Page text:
Covet: The Best Three Gadgets for Geek Musicians

Jul 18, 2012
0
Covet: The Best Three Gadgets for Geek Musicians

Music isn't all strings, strumming and brassy blowing these days: the average geek can now produce the sort of tracks that would've previously demanded an Amon Tobin or Mr. Scruff. So what musical gadget should be on the workbench of any aspiring digital musician? Check out our top three picks after the cut, and a sneaky bonus for those on a budget at the end.

Alesis iO Mix

In its third incarnation, the iPad has demonstrated its chops as a musician's friend; apps like GarageBand are more than enough to create professional sounding music. What the iOS slate lacks is inputs, and that's where Alesis steps in. Slide the iPad into place and the $299 iO Mix turns it into a 4-channel recorder ideal for studio work and live performances. It's compatible with any Core Audio iOS music app.

Roland Jupiter-50 Synthesizer

Roland's latest Jupiter synth may not, at $1,999, be an impulse purchase for most but, in distilling the same sound engine from the highly-esteemed Jupiter-80 but at $1,500 less, it manages to be something of a bargain. The multi-colored buttons of classic Roland drum machines like the TR-808 nustle with the company's clever Behavior Modelling tech for mimicking real instruments, paired up with effects, USB connectivity for storage and hooking up your computer, and of course the awesome sounds that Roland is known for. If you want the benefits of a standalone workstation with the flexibility of integrating soft-synths and more, the Jupiter-50 has your back.

Korg Kaossilator 2 and mini KAOSS PAD 2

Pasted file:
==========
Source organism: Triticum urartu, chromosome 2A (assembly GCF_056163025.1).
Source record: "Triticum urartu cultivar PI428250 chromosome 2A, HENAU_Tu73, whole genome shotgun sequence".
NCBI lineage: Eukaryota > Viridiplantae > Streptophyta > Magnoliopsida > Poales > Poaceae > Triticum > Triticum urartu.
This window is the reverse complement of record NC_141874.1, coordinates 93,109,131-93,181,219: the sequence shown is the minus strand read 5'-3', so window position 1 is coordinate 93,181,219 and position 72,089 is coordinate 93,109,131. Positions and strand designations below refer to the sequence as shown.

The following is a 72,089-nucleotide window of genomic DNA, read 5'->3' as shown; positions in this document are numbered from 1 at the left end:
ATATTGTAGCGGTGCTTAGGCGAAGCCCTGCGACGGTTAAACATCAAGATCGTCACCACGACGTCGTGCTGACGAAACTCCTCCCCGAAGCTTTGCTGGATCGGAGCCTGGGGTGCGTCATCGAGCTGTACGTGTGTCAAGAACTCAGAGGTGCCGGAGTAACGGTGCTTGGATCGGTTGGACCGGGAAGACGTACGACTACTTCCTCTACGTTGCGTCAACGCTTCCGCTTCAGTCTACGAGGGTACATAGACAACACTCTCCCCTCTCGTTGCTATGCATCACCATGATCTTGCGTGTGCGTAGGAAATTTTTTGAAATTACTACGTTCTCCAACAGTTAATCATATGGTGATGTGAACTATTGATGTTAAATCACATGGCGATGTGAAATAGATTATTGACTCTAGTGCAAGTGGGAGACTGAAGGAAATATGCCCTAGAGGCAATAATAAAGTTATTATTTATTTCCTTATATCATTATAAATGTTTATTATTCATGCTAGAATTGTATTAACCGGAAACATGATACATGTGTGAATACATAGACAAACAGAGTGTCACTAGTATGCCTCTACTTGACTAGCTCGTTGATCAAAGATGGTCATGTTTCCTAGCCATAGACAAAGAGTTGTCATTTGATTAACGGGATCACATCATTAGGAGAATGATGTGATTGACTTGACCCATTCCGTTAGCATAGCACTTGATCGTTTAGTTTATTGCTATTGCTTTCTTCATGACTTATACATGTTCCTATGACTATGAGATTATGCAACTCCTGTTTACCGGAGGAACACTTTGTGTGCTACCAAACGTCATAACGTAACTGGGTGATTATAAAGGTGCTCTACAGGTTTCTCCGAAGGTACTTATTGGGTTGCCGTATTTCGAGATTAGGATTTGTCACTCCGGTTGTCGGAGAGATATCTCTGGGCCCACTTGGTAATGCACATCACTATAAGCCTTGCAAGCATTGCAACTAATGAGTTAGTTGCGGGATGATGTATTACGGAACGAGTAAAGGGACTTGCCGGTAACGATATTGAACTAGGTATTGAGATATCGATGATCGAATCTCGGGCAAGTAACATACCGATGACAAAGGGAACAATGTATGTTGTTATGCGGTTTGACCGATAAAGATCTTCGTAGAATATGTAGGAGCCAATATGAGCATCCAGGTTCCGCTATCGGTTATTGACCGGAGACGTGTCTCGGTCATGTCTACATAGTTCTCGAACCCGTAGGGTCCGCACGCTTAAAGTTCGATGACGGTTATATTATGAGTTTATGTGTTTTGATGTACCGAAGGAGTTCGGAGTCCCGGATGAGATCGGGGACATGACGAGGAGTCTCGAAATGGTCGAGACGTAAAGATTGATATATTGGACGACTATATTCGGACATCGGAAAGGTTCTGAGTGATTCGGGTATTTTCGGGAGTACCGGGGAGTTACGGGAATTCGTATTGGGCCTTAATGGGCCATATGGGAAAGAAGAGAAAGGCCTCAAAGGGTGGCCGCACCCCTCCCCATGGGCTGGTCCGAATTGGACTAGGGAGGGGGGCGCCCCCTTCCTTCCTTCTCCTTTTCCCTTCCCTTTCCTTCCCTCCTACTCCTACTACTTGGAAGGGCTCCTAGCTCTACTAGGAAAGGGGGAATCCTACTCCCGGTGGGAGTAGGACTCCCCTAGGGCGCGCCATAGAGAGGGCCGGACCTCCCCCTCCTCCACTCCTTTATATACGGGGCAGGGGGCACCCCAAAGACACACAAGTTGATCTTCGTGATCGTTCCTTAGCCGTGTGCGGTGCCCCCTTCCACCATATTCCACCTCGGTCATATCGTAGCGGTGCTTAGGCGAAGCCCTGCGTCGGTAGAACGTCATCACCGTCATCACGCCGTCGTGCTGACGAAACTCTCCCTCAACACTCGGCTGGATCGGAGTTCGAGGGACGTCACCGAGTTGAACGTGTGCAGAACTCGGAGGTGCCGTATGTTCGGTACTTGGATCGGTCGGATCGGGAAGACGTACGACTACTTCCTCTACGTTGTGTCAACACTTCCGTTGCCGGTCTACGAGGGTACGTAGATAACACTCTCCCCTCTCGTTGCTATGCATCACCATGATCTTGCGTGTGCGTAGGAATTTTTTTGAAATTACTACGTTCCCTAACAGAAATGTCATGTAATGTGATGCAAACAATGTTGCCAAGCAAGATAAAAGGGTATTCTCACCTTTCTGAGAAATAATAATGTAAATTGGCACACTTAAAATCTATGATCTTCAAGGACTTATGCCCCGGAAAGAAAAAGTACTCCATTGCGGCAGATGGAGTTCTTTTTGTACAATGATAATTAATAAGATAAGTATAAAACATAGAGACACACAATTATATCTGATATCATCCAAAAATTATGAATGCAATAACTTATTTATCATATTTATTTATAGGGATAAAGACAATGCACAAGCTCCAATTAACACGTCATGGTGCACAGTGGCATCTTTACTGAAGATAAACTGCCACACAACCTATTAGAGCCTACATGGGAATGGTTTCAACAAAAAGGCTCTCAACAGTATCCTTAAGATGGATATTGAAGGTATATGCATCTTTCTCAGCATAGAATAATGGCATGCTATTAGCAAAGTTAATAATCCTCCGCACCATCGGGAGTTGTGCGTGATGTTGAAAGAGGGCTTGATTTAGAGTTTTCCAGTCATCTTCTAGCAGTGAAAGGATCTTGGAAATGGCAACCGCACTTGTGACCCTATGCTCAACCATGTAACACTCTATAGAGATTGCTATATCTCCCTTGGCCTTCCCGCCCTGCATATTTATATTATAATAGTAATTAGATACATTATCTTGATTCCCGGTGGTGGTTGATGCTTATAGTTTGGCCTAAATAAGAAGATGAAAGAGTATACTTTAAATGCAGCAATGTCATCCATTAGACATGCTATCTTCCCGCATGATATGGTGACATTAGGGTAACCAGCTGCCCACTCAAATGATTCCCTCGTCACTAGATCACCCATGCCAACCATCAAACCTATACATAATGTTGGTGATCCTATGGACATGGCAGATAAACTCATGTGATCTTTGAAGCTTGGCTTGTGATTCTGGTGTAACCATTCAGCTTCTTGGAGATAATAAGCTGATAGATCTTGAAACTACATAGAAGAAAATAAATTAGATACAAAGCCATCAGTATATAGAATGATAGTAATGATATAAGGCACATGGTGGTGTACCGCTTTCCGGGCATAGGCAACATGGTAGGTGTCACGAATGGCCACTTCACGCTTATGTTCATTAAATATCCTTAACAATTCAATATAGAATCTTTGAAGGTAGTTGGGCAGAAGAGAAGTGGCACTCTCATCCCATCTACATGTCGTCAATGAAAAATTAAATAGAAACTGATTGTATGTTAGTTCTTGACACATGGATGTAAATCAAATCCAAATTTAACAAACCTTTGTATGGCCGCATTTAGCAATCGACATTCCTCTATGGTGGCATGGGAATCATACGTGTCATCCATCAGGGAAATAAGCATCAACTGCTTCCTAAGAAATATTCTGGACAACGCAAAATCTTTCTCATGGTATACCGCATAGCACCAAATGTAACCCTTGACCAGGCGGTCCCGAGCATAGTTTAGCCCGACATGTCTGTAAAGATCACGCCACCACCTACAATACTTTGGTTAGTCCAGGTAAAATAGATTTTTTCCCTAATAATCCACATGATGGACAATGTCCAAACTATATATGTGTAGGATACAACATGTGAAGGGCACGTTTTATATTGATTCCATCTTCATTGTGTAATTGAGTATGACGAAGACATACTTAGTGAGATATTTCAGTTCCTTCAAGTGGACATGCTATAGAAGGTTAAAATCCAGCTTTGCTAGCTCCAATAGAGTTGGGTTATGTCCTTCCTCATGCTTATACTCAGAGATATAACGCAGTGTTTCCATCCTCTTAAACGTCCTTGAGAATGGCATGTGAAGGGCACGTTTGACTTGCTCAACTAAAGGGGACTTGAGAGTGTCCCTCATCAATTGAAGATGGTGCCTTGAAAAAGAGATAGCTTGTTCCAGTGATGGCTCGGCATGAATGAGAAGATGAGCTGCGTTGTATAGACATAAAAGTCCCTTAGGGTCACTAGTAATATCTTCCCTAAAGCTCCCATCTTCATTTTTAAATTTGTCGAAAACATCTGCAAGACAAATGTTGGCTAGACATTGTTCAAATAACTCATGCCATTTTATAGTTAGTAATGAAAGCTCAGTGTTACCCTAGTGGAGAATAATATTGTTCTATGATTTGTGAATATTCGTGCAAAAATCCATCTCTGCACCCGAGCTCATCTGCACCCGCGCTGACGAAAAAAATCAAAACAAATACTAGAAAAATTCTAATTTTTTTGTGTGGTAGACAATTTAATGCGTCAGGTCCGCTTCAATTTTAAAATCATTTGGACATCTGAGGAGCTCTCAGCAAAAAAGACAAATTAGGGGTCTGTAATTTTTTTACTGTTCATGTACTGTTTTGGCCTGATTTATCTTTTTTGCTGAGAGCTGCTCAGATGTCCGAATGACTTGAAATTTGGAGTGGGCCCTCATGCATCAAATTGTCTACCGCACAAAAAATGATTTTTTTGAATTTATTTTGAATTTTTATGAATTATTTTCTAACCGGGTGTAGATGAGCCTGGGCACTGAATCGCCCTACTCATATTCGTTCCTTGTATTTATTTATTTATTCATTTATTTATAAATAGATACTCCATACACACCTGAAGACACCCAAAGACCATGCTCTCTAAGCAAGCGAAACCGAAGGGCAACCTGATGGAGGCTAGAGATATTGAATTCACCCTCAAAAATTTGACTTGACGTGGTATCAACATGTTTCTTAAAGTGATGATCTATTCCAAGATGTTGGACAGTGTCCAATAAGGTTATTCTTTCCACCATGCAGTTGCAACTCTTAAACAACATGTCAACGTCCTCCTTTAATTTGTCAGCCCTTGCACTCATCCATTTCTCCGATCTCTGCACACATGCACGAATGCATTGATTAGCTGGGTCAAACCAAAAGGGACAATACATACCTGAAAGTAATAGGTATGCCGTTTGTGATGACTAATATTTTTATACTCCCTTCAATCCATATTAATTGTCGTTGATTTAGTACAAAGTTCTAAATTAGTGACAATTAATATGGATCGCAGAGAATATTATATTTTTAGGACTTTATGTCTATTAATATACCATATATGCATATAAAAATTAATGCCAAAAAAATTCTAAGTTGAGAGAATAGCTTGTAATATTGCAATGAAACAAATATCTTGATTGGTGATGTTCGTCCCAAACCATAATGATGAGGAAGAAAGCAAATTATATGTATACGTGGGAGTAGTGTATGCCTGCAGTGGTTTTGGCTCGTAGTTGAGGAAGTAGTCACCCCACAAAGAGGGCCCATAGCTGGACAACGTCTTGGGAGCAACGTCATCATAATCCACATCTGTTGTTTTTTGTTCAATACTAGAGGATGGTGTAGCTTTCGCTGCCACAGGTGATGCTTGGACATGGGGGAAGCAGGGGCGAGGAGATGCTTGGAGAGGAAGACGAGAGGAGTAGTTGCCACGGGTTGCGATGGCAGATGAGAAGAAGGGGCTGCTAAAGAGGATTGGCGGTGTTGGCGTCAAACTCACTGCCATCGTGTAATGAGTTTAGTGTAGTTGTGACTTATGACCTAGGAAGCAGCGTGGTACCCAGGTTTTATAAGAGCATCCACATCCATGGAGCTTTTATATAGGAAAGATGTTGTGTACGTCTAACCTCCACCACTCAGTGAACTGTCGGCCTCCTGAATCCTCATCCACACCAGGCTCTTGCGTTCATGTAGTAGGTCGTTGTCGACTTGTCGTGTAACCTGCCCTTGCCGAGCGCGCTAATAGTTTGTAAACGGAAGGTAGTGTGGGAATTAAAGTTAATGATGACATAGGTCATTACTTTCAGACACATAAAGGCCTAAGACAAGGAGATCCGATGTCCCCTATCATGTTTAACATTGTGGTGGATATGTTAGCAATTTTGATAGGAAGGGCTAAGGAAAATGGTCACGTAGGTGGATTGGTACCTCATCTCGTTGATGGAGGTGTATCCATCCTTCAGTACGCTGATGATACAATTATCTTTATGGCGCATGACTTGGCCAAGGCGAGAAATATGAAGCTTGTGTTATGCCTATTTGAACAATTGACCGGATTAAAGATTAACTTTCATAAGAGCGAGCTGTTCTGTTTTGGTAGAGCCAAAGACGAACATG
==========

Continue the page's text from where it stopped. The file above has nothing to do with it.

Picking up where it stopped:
Twin music mangling gizmos small enough to fit in the palm of your hand, Korg's touchpad pair are descended from the estimable Kaoss Pad adopted by Muse, Radiohead and more, but tailored for mobile musos. Each priced at $160, the Kaossilator 2 is a combo synth and recorder that doesn't care if you don't know the black notes from the white, letting you pair up your digital twiddlings with vocals and external instruments, while the mini KAOSS PAD 2 lets you drop the remix with its 100 effects and integrated MP3 player.

… and the Budget Bonus:

Propellerhead Figure ($0.99; iOS) - Making music generally isn't something you do on the move, but iPhone, iPod touch and iPad users with idle fingers on the train or bus could be creating tracks in seconds with Propellerhead's addictive Figure app. Borrowing the sounds from grown-up soft-synths like Reason with a pared-back UI and easily applied effects, it's a musical scratchpad, ideas notebook and commute distraction all in one.

What are you favorite music geek toys? Let us know in the comments!


Must Read Bits & Bytes